Archive for February, 2009

Decisions, Decisions, Decisions

CHILECITO to SALTA

Do we enter Bolivia via Chile or Argentina?  The challenge of Paseo de Jama (4,800m) and the Atacama desert is calling us.  Should we, or shouldn’t we?  Likewise, we’ve heard the horror stories of the roads in Southern Bolivia.  Crossing the Salar de Uyuni though would be an experience of a lifetime.  There are other transport options, but should we ride and maintain the continuity of our trip…

Luckily the ride from Chilecito gave us lots of opportunity to think.  Conditions were hot and the roads long and straight.  The next cold softdrink kept us pedaling.  It was dreamlike, with dead cows on the roadside the only thing snapping us back into reality…

Against this backdrop, my turning 33 almost seemed exciting!  First, Jess spoilt me rotten with cake and biscuits that she had managed to secretly stash in her panniers.  Then after a hard days ride, we caught up with Thomas and Celine, who prepared for us a barbeque feast, complete with beer, wine and even candles to blow out!  It was a perfect birthday.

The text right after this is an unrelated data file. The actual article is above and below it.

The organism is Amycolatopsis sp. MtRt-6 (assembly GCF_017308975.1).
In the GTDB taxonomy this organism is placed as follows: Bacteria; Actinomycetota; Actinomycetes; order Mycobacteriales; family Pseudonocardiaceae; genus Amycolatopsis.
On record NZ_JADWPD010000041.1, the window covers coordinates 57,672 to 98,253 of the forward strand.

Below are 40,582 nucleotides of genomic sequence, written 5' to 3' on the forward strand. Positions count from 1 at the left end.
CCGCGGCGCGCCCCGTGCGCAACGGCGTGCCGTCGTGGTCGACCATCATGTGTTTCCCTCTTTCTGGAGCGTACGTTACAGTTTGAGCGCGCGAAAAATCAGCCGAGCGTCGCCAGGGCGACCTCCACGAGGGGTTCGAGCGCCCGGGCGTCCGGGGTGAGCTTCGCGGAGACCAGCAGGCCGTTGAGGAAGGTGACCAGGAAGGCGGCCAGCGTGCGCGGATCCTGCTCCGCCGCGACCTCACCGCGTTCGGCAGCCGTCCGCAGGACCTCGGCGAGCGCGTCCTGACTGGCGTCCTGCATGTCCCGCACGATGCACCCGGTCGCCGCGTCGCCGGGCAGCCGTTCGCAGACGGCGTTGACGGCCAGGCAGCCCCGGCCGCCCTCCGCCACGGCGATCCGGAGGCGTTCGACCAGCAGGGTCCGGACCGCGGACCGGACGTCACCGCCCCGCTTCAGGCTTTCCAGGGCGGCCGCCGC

We’d decided on a couple of days rest in Cafayete.  A great little town surrounded by vineyards and nestled below the bright red sandstone cliffs of the Quedebra de las Conchas.  The Andean Pacha Mama festival was in full swing, so we kicked back and did as the locals… had fun!

The ride to Salta through the Quedebra was amazing.  Bright colours, majestic views and lots of sandstone shapes to decipher.  The “amphitheatre” was a standout, with a local busker playing haunting tunes on his windpipe making it even more special.

So now in Salta, how have we decided to enter Bolivia?  The hard way of course!  From here we join up with Thomas and Celine to ride the infamous Paseo de Jama.  Three passes over 4,000m, complete with sub zero temperatures and headwinds.  I sure hope the flamingos in Atacama are worth it!  We then split, with Jess and I climbing again to the Bolivian border and the Altiplano.  From there we take on the sandy roads and ghost towns, and rain permitting, ride across the largest salt lake in the world!